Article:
China wants its shipyards to look actively for acquisitions overseas amid weak oil prices and freight rates that have led to declining orders for offshore rigs and vessels worldwide.
The government is encouraging shipyards to develop and build more offshore equipment, according to a plan for the five years through 2020 posted on the website of China’s Ministry of Industry and Information Technology.
It also supports strategic cooperation among companies in oil and gas, shipping, offshore equipment and financial institutions, the plan showed.
The maritime proposals under the plan add to previously announced measures for the industry that have included selecting 51 yards deemed worthy of policy aid and promoting a move into building offshore rigs.
The steps are part of a broader cross-industry drive by the Chinese government to combine some companies in sectors including shipping and aviation and adopt other measures to bolster their competitiveness especially among overseas rivals.
“China’s shipbuilding industry is facing unprecedented challenges since the global financial crises,” the ministry said in the plan.
“But it’s been also presented with historic opportunities to overtake others amid pressing and challenging needs to adjust and upgrade industry structure.”
Under China’s latest plan, the government aims to maintain a “white list” of shipyards to whom it will direct more resources, while pushing smaller and weaker ones into restructuring and bankruptcy to slash shipbuilding overcapacity.
The industry should “accelerate the pace of venturing abroad,” the government said in the plan.
That includes encouraging qualified shipping companies to list in domestic and overseas markets and getting financial institutions to offer support for mergers and acquisitions.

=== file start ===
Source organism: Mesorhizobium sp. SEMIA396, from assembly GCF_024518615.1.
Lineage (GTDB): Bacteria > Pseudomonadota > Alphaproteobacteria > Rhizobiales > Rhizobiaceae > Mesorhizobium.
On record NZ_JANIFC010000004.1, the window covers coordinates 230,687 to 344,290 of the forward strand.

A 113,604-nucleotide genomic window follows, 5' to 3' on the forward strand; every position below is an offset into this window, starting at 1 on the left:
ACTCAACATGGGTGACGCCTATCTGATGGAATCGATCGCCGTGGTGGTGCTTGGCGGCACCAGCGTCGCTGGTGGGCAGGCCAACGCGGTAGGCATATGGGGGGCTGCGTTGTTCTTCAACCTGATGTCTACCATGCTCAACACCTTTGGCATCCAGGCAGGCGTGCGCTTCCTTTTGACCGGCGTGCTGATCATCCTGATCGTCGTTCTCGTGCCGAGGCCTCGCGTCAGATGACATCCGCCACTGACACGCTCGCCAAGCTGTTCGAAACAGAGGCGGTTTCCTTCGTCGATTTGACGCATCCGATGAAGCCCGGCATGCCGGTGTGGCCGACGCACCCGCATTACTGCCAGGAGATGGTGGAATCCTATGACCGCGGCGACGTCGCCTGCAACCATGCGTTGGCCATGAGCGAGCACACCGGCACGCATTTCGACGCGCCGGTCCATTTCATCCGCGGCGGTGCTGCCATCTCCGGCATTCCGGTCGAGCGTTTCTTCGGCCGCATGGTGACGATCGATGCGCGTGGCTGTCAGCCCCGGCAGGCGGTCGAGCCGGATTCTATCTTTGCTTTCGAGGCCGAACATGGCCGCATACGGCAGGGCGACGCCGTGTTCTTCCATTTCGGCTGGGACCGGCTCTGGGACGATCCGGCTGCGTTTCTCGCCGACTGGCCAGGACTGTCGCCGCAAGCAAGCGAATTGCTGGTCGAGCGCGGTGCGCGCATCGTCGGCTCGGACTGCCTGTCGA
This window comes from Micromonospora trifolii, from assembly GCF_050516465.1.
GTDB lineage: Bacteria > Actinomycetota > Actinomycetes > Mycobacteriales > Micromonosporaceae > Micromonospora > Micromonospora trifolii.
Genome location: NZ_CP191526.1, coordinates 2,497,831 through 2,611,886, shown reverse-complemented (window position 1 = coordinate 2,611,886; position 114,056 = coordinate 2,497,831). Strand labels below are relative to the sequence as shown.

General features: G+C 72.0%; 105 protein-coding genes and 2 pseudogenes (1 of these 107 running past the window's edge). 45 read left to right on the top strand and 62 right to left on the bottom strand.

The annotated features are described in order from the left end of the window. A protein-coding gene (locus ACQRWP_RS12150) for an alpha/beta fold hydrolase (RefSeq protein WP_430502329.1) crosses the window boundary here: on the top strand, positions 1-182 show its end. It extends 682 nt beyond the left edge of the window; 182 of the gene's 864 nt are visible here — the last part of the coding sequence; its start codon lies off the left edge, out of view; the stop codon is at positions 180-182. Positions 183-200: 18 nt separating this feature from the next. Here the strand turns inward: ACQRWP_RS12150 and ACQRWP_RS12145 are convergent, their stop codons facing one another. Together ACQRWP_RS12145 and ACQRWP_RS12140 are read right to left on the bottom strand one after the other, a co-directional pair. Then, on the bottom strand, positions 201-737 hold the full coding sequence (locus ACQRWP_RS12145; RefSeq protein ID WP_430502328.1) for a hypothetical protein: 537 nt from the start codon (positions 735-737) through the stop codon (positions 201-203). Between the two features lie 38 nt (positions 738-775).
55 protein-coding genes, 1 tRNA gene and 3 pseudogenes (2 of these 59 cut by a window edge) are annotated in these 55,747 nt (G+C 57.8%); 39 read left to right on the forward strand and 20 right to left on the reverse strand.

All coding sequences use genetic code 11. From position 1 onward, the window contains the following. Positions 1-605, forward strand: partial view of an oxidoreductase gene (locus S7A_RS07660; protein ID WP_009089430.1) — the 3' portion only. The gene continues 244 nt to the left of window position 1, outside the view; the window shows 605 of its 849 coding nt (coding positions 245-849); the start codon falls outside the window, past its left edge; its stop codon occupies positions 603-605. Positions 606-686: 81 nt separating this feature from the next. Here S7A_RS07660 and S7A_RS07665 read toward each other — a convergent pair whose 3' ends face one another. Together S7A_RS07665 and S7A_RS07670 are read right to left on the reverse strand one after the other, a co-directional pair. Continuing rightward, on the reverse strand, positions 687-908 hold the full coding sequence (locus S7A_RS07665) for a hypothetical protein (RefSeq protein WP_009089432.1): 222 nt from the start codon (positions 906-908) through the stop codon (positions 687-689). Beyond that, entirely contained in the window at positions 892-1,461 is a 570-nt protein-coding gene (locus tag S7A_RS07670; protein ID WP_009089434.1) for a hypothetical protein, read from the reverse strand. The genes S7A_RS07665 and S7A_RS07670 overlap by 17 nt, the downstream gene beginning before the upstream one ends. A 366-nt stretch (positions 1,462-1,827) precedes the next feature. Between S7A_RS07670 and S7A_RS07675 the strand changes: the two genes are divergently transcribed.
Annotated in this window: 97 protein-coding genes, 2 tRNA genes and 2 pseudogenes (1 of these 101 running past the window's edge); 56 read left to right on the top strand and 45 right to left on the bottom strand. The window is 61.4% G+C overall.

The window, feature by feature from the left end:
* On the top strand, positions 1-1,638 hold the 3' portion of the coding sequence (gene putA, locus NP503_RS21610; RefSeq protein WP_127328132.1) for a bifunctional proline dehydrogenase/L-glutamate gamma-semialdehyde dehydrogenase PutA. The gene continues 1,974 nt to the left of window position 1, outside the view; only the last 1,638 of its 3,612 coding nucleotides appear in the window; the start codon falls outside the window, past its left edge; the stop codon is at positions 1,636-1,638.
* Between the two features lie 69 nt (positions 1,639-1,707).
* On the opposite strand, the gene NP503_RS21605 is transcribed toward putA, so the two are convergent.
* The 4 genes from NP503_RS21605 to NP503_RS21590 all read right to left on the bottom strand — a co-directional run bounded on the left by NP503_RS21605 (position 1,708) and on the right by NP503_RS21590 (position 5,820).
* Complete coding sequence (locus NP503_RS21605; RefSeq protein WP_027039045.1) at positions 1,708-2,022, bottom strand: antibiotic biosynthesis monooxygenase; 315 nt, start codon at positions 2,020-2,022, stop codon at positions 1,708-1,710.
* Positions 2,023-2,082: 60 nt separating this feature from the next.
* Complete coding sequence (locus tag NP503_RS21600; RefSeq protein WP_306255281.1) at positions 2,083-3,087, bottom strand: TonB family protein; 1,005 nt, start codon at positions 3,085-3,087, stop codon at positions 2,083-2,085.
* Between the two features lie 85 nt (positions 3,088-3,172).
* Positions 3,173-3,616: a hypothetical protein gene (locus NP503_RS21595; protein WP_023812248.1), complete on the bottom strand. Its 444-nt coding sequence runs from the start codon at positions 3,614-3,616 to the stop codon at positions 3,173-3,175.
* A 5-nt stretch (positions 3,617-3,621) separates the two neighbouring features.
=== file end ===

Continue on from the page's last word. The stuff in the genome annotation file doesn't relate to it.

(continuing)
It also urged shipbuilders to use the yuan in financing and trade to avoid exchange risks.
China aims to account for about 35% of the global offshore market and around 40% of the high-end vessel market by 2020, according to the plan, which didn’t provide comparative figures.
The government targets having its top 10 shipyards build more than 70% of the nation’s vessels by 2020 under the proposal.
The 10 leading shipbuilders on the mainland accounted for 53% of total orders completed and 71% of new orders received in 2015, according to previously announced figures.
Shipyards in China won 15.8 million dead-weight tons of orders in the first 11 months of last year and had 99.7 million tons on backlog, according to the Beijing-based China Association of the National Shipbuilding Industry.
Asian shipyards have cut jobs and production and some have exited the market in the past few years as vessel overcapacity and lower oil prices discourage companies from investing in new equipment and ships.
Source : Bloomberg
Thank you & Best Regards,
Eng. Dimitrios Nikolaos Spanos
Lead Maritime Auditor / Principal Surveyor
Member of IRCA, IIMS, ELINT, HELMEPA & Nautical Institute